Reflect and release as you garden

You may wonder how I kept from alienating my family, friends and neighbors in the last 11 “COVID months.” It really took a great deal of physical energy.

Instead of arguing incessantly over political idiocies and how to stop a pandemic, I cleaned my home, ate anything that stood still long enough, baked, roasted, sauteed, fried new recipes and sewed face masks. Then in my “free time,” I did the one thing that saved my frenetic psyche: I cleaned out four flower beds, rearranged 32 hostas, Jack Frost, lamb’s ears, day lilies and lilies of the valley. I drove leisurely through Mill Creek Park, walked through my kind friends’ gardens (while social distancing) and got dirty planting my garlic to enjoy next year.

From nature to gardening, I enjoyed everything around me.

I took it in and made sure to catch the small bits of beauty, the designs of nature, the smells and the wonder of it all. From nature in the park to nature in my own garden, it all has positive effects on us — especially during these trying times.

Yes, the connection between nature and the human psyche runs deep. Some say we are hard-wired to seek it when stressed.

If you wonder why houseplants grow better when we talk to them, (besides the obvious CO2 and O2 exchange), medical and scientific research has now proven why. One examples is Roger Ulrich, director of the Center for Health Systems and Design at TAMU. He showed that surgical patients who had views of nature during recovery had shorter post-operative stays, took less pain medication and experienced fewer minor post-operative complications than those with a view of a brick wall.

The British University of Exeter Medical School analyzed mental health data from 10,000 city dwellers and used high-resolution mapping to track where the subjects had lived over 18 years. They found that people living near more green space reported less mental distress.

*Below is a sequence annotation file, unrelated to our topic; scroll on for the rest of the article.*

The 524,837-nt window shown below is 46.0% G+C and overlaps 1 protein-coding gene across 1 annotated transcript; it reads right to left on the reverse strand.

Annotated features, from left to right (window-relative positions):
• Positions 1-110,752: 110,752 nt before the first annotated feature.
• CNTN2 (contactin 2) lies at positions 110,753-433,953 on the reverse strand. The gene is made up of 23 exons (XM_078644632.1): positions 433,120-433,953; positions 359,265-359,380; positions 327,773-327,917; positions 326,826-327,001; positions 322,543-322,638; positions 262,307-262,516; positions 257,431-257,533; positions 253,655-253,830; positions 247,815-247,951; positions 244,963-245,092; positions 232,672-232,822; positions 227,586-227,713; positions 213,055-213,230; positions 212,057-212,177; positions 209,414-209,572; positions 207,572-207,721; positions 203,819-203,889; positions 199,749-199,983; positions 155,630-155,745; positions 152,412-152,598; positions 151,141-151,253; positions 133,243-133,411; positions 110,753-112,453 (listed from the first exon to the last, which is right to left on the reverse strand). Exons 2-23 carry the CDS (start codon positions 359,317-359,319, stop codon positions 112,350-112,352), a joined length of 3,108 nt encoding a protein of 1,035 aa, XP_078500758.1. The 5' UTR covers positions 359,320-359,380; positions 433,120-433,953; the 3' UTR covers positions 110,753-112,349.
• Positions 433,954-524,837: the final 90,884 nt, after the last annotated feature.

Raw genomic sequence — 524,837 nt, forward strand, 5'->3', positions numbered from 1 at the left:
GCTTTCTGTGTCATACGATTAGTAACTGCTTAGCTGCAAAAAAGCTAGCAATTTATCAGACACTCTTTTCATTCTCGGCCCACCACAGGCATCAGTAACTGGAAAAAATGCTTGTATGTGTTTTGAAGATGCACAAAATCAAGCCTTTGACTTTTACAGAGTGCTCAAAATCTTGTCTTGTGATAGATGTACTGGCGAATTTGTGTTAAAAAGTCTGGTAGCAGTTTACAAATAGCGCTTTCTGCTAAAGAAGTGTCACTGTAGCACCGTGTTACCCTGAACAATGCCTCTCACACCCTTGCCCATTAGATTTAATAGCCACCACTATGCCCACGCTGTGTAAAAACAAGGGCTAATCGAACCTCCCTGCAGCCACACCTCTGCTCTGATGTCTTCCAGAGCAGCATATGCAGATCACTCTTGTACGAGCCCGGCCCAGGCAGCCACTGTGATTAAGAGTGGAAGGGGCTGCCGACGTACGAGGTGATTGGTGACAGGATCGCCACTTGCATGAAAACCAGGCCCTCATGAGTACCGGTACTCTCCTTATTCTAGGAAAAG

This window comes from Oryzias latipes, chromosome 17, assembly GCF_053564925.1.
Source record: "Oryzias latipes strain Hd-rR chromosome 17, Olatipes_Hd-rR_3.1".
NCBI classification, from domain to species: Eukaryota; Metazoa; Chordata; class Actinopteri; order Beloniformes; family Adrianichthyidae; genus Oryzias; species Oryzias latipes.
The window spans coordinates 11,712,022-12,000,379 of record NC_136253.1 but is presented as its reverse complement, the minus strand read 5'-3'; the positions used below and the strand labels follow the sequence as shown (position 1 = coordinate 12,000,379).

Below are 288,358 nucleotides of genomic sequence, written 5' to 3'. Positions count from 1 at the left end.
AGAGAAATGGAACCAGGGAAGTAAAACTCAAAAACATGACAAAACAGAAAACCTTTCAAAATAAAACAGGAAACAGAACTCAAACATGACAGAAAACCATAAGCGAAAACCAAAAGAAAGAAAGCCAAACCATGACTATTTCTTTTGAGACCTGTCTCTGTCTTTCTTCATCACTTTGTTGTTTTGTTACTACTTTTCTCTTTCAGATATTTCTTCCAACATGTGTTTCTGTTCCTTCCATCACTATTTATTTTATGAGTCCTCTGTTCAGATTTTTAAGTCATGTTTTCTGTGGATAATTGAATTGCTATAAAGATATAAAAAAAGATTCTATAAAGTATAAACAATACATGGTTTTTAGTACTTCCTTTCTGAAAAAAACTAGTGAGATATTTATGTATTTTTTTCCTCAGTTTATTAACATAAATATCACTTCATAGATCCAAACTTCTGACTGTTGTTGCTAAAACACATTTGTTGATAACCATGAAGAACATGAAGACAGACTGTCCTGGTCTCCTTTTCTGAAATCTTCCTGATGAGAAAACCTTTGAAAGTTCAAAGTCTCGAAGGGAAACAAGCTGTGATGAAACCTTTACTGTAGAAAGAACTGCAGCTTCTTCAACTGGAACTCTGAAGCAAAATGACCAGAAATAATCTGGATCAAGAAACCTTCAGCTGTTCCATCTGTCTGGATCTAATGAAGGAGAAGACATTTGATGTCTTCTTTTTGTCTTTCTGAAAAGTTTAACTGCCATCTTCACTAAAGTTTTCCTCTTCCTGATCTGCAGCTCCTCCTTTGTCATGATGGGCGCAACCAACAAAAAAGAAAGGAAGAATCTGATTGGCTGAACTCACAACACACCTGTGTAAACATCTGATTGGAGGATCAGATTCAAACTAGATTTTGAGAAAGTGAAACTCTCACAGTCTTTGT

In 2009, a team of Dutch researchers found a lower incidence of 15 diseases, including “depression, anxiety, heart disease, diabetes, asthma and migraines in people who lived within about a half mile of green space.”

Light and moderate backyard gardening shows a reduction in cortisol, lower blood pressure, muscle endurance, advances in critical thinking and increased agility according to the University of Vermont.

Although nature cannot cure diseases, research shows that it does facilitate the body’s natural healing process by reducing stress factors. To learn more about some of the research noted above and to learn how to better connect with the nature around you, go to http://go.osu.edu/healinggardens.

You may then decide to treat yourself to a holiday gift by watching the birds at your bird feeder or bundling up and enjoying a walk in the woods. Visit a local park on a sunny day. Maybe planning your spring garden with do the trick, too.

Quaranta is an Ohio State University Mahoning County Extension Master Gardener volunteer.


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